Rafa Benitez perhaps paid the price himself for rotation, as the likes of Mitrovic and Gouffran were dropped after featuring in the blitz of QPR.

Or maybe they were tired or maybe they thought they’d win comfortably. Whatever the reason, Wolves were well on top and that won’t sit well with the Toon supporters.

You’d expect the manager to ring the changes again and much like Wolves, it’s hard to know whether their supposed second string will even be inferior to the team we faced on Saturday.

Newcastle fan Jake hosts a Championship Podcast (which I’m due to be on early next week) and he sent me a few Tweets ahead of this one:

“Wolves looked to be a good team on Saturday, but previous results suggest a lack of consistency. Play-offs the ceiling? We have recovered well since bad start. Saturday was a reminder that we won’t be able to win every match. I’m not sure what team we will put out on Tuesday. That said, I can’t see you winning twice at SJP, so a home win this time!”


Since Kevin McDonald’s absence and subsequent sale, we haven’t had any matchwinners in the middle of the park. Hopefully Romain Saiss can be that man.


The Moroccan was a key performer on Saturday and given how flaky we looked against Burton and Barnsley, he must be nailed on to start against Brentford.

As for tomorrow, I can see Zenga going big and changing the entire side. The above represents a completely different XI to Saturday, save for Doherty at full-back.

Speaking of full-backs I’m not sure how far away Silvio is from getting a game or Ola John. Zenga has been fairly tight-lipped on their status but would be great to see them back fighting for a shirt.


I wanna go to Wembley baby. It’s long overdue and we haven’t even got anywhere close in the last 10 years and more.

This is a tough tie, but you would hope that whatever the team selection we’ve got a few players that can produce a moment of magic to help us progress.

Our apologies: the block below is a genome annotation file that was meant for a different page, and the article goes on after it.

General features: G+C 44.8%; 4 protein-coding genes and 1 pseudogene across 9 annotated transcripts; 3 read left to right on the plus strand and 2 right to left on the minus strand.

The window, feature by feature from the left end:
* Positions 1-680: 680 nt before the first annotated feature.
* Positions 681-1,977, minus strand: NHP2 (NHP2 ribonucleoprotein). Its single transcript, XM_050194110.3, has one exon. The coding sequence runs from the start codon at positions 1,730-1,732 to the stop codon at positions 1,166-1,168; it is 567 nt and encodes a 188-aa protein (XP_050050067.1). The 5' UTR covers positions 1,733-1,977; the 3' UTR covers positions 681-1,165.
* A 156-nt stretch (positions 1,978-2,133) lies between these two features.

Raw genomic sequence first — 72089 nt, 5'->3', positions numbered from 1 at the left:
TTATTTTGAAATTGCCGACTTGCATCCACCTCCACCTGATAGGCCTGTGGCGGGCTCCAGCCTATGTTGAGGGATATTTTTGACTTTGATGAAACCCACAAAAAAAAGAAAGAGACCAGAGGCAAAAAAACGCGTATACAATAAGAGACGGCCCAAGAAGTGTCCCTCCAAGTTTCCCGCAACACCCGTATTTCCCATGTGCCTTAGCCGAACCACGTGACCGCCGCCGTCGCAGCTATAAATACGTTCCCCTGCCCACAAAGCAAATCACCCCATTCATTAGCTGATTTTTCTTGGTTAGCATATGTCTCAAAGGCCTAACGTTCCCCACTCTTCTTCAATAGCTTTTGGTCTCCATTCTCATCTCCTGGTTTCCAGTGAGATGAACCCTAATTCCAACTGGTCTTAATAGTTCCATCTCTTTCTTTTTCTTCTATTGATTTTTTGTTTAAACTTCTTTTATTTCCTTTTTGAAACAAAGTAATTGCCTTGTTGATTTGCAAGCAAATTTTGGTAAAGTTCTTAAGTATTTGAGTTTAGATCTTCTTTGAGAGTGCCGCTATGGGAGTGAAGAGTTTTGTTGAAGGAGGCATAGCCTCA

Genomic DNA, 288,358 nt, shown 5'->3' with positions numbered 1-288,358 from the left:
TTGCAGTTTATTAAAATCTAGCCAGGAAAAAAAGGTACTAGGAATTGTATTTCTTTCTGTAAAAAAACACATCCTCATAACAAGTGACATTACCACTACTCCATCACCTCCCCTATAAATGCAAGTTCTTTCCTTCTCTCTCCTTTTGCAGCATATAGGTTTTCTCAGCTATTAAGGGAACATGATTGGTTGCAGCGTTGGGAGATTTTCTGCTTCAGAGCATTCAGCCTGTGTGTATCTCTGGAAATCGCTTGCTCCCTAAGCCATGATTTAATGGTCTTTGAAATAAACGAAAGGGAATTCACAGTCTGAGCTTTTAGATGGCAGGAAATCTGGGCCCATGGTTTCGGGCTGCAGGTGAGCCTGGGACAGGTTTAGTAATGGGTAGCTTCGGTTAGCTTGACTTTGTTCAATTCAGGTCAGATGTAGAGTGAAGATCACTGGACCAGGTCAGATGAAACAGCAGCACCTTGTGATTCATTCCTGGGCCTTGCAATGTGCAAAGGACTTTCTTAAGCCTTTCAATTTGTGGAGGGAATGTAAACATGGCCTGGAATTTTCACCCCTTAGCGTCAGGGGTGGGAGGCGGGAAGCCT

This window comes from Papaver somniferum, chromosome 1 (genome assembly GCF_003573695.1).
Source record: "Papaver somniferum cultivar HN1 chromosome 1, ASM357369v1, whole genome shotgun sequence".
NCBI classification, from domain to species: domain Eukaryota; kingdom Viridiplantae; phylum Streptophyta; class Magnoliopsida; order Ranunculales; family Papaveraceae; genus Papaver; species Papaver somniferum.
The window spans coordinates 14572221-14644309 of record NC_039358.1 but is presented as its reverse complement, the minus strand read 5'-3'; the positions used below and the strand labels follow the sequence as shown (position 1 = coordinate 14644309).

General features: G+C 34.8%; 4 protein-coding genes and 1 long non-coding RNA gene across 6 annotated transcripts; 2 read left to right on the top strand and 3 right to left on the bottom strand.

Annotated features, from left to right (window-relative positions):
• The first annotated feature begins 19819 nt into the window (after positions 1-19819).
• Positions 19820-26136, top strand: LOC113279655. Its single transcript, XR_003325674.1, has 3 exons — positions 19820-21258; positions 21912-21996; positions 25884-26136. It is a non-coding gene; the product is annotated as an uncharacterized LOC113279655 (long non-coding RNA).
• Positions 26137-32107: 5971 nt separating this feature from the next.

Newcastle will be fired up after getting turned over at the weekend, so expecting a tough test, but with the residue of optimism still in the air from Saturday I’ll back us to squeak through.


Newcastle United 0 Wolves 2

It was almost 25 years to the day since Wolves last won at St. James’ Park.

Embed from Getty Images


Walter Zenga was still between the sticks for Inter Milan in those days and I doubt few victories back then tasted as sweet as this one.

Bludgeoned by Barnsley, it was difficult to foresee any combination the Italian selected emerging on top against a team who’d won their last five.

Yet that’s exactly what they did, sprinting from the traps, winning all the second balls and putting Newcastle on the back foot throughout.

It may have taken an own goal to force the breakthrough, but Wolves should have been ahead long before Chancel Mbemba planted one in his own net with half an hour gone.

Roman Saiss headed just over on an impressive debut, the fantastic Costa saw a shot blocked and Bodvarsson smacked the top of the bar as the away side probed and pressed.

Newcastle stepped on the gas in the second half but it was Costa who struck the decisive blow capping one of many driving runs forward with a fine curling finish to double the advantage.

Bodvarsson and Cavaleiro could have added further gloss as the Magpies became stretched and ragged in the final moments, but that wastefulness mattered little.

Comfortable in the end, but it could have been so different if Carl Ikeme hadn’t produced a world class save in the first half, palming away Ayoze Perez’s sweetly struck drive to keep his team on level terms.

Wolves’ undisputed number one also prevented a grand stand finish, repelling Aleksandar Mitrovic who raced through on goal and looked certain to score.

He wasn’t the only member of the old guard stepping up their game either. Matt Doherty was back to his best and a constant thorn in Newcastle’s side.

Batth, Iorfa and Edwards all turned in typically consistent performances to lay the foundations for the new intake to finally shine.